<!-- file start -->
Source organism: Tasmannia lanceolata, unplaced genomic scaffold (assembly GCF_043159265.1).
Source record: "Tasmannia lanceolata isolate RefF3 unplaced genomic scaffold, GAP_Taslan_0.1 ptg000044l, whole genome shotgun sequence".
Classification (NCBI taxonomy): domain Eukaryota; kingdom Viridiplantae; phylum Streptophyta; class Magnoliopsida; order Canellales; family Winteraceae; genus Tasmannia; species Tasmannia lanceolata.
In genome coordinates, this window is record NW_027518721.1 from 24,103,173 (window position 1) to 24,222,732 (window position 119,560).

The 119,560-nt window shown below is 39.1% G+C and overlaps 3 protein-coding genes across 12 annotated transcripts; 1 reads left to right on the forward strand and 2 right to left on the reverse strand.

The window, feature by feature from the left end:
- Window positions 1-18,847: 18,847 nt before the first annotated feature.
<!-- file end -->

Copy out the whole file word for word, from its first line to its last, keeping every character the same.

Source organism: Tasmannia lanceolata, unplaced genomic scaffold (assembly GCF_043159265.1).
Source record: "Tasmannia lanceolata isolate RefF3 unplaced genomic scaffold, GAP_Taslan_0.1 ptg000044l, whole genome shotgun sequence".
Classification (NCBI taxonomy): domain Eukaryota; kingdom Viridiplantae; phylum Streptophyta; class Magnoliopsida; order Canellales; family Winteraceae; genus Tasmannia; species Tasmannia lanceolata.
In genome coordinates, this window is record NW_027518721.1 from 24,103,173 (window position 1) to 24,222,732 (window position 119,560).

The 119,560-nt window shown below is 39.1% G+C and overlaps 3 protein-coding genes across 12 annotated transcripts; 1 reads left to right on the forward strand and 2 right to left on the reverse strand.

The window, feature by feature from the left end:
- Window positions 1-18,847: 18,847 nt before the first annotated feature.